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NATIONAL
September 24, 2013 | By Matt Pearce
A Columbia University professor who is Sikh was beaten and injured by a pack of men on bicycles near New York City's Central Park over the weekend, raising concerns once again about Sikhs' and Muslims' vulnerability to hate crimes in the United States. Dr. Prabhjot Singh, 31, told reporters Monday that he heard his attackers say, "Get him!" in addition to calling him "Osama" and "terrorist," apparently mistaking him for a Muslim. Sikhism is a separate religion. “I felt somebody grab my beard while on a bike, hit my chin," said Singh, who is an assistant professor of international and public affairs as well as a practicing physician in East Harlem.
ARTICLES BY DATE
NEWS
March 31, 2014 | By Anne Harnagel
Central Park, one of New York's most beloved landmarks, is a masterpiece of landscape architecture filled with lawns, lakes and woodlands. To make sure visitors get the most out of their exploration, the Central Park Conservancy has launched a series of tours of its 843 acres; tours vary by subject, location and length. The 45-minute welcome tour focuses on the history and design of the park and is a good introduction for first-time visitors. The 90-minute premier tour gives visitors an insider's look at the Conservatory Garden, the landscapes around Belvedere Castle or the Andirondack-style features of the North Woods, among other areas.
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ENTERTAINMENT
November 28, 2012 | By Steven Zeitchik, Los Angeles Times
NEW YORK - They were five men - boys, really - accused of a violent rape. They were prosecuted aggressively by district attorneys and vilified by a tabloid press, then sent to prison for as many as 13 years. In 1989, the case of the Central Park Five, as the attack on a 28-year-old white investment banker in uptown Manhattan has come to be known, roiled the country, touching on race and class and fears about crime. But the defendants - all black or Latino, none older than 16 - didn't commit the attack on the Central Park jogger.
CALIFORNIA | LOCAL
February 22, 2014 | By Brittany Levine
A Glendale resident, along with a Los Angeles resident and a nonprofit group, filed a lawsuit this week asking a federal judge to order the city of Glendale to remove  a controversial statue in a public park that honors women victimized by the Japanese government during World War II. The lawsuit is the latest attempt to remove the 1,100-pound statue for so-called comfort women, which was installed in July, the Glendale News-Press reported ...
ENTERTAINMENT
August 14, 2013 | By David Ng
Shakespeare's "Love's Labour's Lost" is getting a total musical makeover in the Public Theater's new staging at the Delacorte Theatre in Central Park. With director Alex Timbers and songwriter Michael Friedman on board, this version of the Bard's comedy relocates the action from the kingdom of Navarre to a modern-day resort populated by rowdy college graduates. Timbers and Friedman were the minds behind the musical "Bloody Bloody Andrew Jackson," which ran at the Kirk Douglas Theatre before transferring to the Public and later to Broadway.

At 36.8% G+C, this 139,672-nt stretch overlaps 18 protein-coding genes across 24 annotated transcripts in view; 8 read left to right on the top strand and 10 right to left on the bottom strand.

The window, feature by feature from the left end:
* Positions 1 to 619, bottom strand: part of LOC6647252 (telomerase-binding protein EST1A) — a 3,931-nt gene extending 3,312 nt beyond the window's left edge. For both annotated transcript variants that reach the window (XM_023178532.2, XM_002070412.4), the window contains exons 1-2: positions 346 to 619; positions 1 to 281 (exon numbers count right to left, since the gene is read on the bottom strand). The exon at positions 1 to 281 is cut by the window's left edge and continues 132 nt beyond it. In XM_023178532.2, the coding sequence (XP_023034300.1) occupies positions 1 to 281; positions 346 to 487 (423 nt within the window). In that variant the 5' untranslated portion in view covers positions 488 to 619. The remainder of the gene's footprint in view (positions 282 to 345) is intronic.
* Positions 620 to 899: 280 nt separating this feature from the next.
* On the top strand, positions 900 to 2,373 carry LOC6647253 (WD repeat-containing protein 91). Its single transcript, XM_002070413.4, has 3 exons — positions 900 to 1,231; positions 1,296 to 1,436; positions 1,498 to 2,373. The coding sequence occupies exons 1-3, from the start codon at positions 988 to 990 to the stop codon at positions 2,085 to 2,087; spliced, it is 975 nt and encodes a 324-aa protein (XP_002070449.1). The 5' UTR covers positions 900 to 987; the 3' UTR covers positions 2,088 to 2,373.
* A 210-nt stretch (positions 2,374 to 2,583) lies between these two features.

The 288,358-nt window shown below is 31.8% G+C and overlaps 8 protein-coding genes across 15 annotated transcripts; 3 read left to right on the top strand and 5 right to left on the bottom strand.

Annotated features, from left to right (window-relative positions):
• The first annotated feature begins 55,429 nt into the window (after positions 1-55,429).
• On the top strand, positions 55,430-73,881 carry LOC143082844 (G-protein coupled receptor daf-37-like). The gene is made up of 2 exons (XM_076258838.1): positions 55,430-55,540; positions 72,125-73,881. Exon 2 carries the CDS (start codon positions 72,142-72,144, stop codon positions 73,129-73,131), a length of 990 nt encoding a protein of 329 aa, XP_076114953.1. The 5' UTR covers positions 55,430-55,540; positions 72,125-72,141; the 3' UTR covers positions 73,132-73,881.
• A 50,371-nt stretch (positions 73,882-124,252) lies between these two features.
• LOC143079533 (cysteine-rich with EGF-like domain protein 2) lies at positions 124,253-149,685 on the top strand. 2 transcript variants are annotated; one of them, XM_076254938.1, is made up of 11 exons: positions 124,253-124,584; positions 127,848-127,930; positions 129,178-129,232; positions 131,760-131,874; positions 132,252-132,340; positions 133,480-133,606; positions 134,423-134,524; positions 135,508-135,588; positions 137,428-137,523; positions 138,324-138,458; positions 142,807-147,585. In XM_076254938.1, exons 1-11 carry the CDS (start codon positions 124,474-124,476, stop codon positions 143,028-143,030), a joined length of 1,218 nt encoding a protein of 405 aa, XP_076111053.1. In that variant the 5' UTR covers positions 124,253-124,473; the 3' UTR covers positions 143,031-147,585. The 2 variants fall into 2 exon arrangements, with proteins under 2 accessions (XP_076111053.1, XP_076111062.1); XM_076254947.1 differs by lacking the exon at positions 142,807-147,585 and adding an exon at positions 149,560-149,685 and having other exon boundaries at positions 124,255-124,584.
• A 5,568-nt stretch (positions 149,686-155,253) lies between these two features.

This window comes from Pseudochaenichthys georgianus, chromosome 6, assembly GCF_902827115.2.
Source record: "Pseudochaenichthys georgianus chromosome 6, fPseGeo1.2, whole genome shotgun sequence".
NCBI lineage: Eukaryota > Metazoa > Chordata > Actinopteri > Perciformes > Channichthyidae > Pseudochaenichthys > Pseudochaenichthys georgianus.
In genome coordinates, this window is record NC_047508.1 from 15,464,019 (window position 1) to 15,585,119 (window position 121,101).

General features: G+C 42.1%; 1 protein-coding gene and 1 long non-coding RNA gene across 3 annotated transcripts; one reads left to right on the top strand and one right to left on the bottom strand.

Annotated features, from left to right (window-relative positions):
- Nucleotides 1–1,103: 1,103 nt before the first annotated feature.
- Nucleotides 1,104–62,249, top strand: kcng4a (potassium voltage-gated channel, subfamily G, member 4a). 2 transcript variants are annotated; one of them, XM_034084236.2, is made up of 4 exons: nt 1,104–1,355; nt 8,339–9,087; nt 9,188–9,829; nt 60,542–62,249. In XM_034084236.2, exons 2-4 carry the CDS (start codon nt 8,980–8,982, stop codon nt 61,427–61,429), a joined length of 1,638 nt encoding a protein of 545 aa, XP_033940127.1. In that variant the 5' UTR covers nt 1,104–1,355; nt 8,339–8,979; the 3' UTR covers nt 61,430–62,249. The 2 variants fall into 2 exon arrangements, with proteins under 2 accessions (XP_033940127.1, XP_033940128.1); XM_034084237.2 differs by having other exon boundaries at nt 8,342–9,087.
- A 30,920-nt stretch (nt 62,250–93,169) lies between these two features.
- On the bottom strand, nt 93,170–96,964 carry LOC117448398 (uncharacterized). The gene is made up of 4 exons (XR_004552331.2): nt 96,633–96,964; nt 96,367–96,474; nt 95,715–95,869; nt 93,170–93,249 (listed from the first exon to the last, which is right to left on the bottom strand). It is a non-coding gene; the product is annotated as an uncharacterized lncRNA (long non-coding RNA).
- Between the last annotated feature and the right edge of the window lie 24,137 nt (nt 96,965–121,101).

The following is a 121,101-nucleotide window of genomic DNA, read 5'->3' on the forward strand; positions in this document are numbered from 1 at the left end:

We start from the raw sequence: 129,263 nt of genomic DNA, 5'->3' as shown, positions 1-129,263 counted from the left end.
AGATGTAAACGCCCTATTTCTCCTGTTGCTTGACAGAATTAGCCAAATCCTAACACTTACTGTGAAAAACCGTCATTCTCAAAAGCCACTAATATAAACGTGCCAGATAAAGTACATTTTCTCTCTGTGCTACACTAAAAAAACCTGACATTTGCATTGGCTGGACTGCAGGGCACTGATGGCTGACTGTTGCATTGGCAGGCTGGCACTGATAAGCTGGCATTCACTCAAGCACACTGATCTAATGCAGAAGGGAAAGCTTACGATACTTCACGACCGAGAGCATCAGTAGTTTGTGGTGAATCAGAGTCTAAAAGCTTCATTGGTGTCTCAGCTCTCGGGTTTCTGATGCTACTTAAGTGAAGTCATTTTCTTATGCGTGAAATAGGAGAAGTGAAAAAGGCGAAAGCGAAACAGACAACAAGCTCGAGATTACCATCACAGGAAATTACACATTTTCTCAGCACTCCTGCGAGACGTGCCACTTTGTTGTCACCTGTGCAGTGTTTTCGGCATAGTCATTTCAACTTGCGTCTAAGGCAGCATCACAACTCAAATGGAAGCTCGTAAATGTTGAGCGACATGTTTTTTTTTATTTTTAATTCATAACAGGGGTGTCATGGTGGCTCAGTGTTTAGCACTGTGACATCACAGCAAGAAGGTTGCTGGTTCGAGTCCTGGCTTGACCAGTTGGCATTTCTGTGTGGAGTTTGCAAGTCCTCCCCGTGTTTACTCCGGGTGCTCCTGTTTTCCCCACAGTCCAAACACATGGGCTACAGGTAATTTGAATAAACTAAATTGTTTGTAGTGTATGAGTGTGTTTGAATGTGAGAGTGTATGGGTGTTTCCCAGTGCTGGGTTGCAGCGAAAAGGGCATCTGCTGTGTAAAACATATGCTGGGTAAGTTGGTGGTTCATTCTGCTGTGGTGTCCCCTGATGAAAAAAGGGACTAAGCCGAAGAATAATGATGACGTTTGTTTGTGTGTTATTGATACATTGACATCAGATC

NEWS
February 21, 2014 | By Mary Forgione, Los Angeles Times Daily Deal and Travel Blogger
Six established New York City hotels -- the Iroquois New York, Hotel Chandler, Hotel Belleclaire, the Cosmopolitan, the Gershwin and the Washington Jefferson -- have banded together to form Triumph Hotels. In honor of the new brand, guests who stay at least three nights have their choice of a free neighborhood experience. The deal: It's called the Key to New York City package and features six add-on experiences based on where hotels are located. Guests may go on one of the outings or choose one-way car service between the hotels and any of the city's three airports.
NEWS
January 23, 2003 | From Bloomberg News
The artist Christo will drape orange-yellow banners on about 23 miles of pathways in Manhattan's Central Park for two weeks in February 2005, New York Mayor Michael Bloomberg said Wednesday. The project, called "The Gates," will consist of 7,500 gates with hanging saffron-colored cloth and will be financed by Christo and his wife, Jeanne-Claude, the mayor said. The artists said they would donate $3 million to the Central Park Conservancy, which runs the park.
ENTERTAINMENT
March 28, 2006 | From Associated Press
"Macbeth" -- the Shakespeare tragedy no one mentions by name in a theater because of bad luck -- will be performed this summer in New York's Central Park, starring Liev Schreiber as the title character and Jennifer Ehle as Lady Macbeth. The free Public Theater production, to be directed by Moises Kaufman, will begin June 13 at the Delacorte Theater and run through July 9. For tickets, visit www.publictheater.org
ENTERTAINMENT
May 28, 2002 | DON HECKMAN, SPECIAL TO THE TIMES
Playboy Jazz in Central Park is always the centerpiece for the annual Old Pasadena Summer Fest, and this year's three-day event was no exception. With a lineup ranging from Jeff Lorber and the Harvey Mason Organization to Susie Hanson's Latin Jazz Band, the Banda Brothers and Gordon Goodwin's Big Phat Band, there was a little something for virtually every musical taste. Sunday's program was a good example.
NATIONAL
August 19, 2010 | By Nicole Santa Cruz, Los Angeles Times
Central Park is almost synonymous with New York. But historians have long wondered whether the city's signature park was originally conceived the way it looks today. Were the ornate colorful tiles underneath the Bethesda Terrace a vision of the original designers? What about elegant black lamps that dot the park? Now historians might finally have some clues about the park's design. Illustrations for features of Central Park and other public places in New York have resurfaced, and the city has gone to court to get them back.
NEWS